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Sustainability Cultural Assessment

Metal ostrich displaying environmental facts

From June 1, 2016 to May 31, 2018, a Sustainability Cultural Assessment was sent out to the entire student population. This assessment of the student body's interest in and engagement with climate change and sustainability on campus is part of our AASHE STARS Reporting and better guides our actions on campus!

This dynamic campus sustainability cultural assessment was based on the work done in the College of Education in a White House award-winning climate education program called ScienceToGo. Several large ostrich cutouts were designed as out-of-home media educational tools for campus sustainability culture, and the campus community was surveyed before and after they were spread around campus. The project was called Getting Heads Out of the Sand or GHOOTS.


Survey Design

The GHOOTS team consisted of representatives from three UMass Lowell departments: College of Education, Office of Sustainability, and the Art and Design Department. To create a learning opportunity for the UMass Lowell community, this interdisciplinary team developed an informal science learning campaign on UMass Lowell’s campus by re-purposing Sciencetogo.org’s Out of Home Media (OHM) (i.e., the ostriches) that were in storage.
The Center for Program Evaluation (CPE) staff conducted formative research on the campaign. The goals for the GHOOTS project were to:
  1. Improve UMass Lowell community’s understanding of the sustainability efforts on campus,
  2. Engage UMass Lowell’s community in climate change science and sustainable practices,
  3. Investigate UMass Lowell Community's attitudes and perspectives on climate change and the sustainability efforts on campus, and
  4. Use results to improve UMass Lowell’s standing as a climate leader and write a larger proposal for the National Science Foundation.

Platform Used

The assessment was administered through Qualtrics, an online survey management tool and sent to the entire campus community through email. A prize-drawing incentive was offered to student participants in both the pre- and post-survey.


Analysis and Results

Currently, the research team is working on a manuscript about this project that they intend to submit to an academic journal such as International Journal of Science Education, Part B: Communication and Public Engagement, Public Understanding of Science, or Connected Science Learning. In the near future, the team will reconvene to discuss how these results can be used to possibly develop a larger proposal on informal education for the National Science Foundation.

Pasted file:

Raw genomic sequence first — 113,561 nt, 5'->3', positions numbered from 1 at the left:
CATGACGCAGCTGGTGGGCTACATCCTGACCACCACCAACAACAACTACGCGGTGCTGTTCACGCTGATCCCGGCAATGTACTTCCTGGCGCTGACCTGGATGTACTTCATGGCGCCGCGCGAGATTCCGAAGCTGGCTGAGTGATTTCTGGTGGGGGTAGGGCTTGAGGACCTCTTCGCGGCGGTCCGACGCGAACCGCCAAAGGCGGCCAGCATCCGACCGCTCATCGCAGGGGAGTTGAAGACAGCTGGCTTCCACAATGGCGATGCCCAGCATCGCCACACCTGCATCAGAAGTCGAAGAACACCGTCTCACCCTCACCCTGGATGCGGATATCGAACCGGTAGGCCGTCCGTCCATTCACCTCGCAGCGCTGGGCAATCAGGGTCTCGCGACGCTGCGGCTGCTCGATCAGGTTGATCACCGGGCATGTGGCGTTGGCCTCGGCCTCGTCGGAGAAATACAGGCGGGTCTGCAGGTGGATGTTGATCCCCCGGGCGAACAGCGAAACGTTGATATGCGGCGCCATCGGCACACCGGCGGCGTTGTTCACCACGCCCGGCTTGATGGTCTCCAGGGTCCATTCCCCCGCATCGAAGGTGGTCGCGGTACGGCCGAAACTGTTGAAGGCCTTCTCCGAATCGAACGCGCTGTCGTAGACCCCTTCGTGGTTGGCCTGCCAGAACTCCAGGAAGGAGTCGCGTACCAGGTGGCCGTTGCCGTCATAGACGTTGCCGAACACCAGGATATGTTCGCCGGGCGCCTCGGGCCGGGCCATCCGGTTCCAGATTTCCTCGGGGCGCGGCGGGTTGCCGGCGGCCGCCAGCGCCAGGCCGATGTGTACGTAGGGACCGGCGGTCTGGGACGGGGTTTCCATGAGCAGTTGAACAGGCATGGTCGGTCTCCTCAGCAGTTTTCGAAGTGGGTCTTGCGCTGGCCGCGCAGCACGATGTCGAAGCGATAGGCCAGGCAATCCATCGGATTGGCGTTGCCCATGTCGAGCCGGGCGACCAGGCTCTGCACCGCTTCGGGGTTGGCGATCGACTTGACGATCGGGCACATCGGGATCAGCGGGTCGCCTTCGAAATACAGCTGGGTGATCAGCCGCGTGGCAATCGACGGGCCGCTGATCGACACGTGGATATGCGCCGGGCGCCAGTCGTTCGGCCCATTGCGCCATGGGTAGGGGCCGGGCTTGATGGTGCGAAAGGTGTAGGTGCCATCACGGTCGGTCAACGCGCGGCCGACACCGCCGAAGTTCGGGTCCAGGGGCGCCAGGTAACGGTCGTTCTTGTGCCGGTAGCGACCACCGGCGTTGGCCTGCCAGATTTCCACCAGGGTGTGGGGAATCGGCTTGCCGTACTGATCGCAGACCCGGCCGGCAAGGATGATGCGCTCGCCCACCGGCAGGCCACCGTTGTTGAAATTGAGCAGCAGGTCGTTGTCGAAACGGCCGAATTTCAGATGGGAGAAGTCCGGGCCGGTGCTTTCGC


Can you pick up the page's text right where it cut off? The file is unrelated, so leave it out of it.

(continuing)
Brief Conclusions
UMass Lowell’s community represents a diverse and captive audience most of whom spend several hours a day on campus. This project was a relatively inexpensive strategy for engaging adult audiences with informal science learning. Over the course of several months, the flock of ostrich displays engaged students, faculty, staff, visitors, and other members of the greater Lowell community.
The findings suggest that the use of the ostriches was in general a positive addition to the UMass Lowell campus. It was found that those who reported seeing and reading the information on the ostriches about walking between campuses were people who walked between campuses more than those who did not. Similarly, we found that those who saw and read the ostriches used campus shuttles more frequently than those who did not. They were also more aware of the information about sustainable practices on campus, such as: how to borrow a bicycle, that the campus is a tree campus with a campus garden, and that the campus has LEED buildings.
The challenges experienced (theft and damage) were unexpected because there was no damage to the ostriches when they were on display multiple times in the City of Boston. However, we have learned that putting displays on a university campus comes with some risk. To mitigate that risk, we recommend putting displays in areas that are within a video camera’s range and adding a GPS chip to each display so that it could be recovered in the event it is stolen.
Despite the challenges faced, the GHOOTS project did provide a group of researchers the opportunity to engage the UMass Lowell’s community in the science of climate change, improve upon their understanding of current sustainability efforts on campus, and help the Office of Sustainability obtain some data about UMass Lowell community’s attitudes towards climate change and awareness of their sustainability efforts. This campaign also provided another means of promoting UMass Lowell’s sustainable practices.